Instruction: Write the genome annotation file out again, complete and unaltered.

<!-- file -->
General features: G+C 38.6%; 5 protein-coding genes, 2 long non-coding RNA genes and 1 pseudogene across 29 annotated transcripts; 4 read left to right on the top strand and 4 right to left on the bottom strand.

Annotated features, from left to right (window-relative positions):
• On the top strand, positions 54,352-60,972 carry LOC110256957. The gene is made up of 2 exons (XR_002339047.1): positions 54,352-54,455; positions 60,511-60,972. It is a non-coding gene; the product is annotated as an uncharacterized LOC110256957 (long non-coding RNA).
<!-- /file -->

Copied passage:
General features: G+C 38.6%; 5 protein-coding genes, 2 long non-coding RNA genes and 1 pseudogene across 29 annotated transcripts; 4 read left to right on the top strand and 4 right to left on the bottom strand.

Annotated features, from left to right (window-relative positions):
• On the top strand, positions 54,352-60,972 carry LOC110256957. The gene is made up of 2 exons (XR_002339047.1): positions 54,352-54,455; positions 60,511-60,972. It is a non-coding gene; the product is annotated as an uncharacterized LOC110256957 (long non-coding RNA).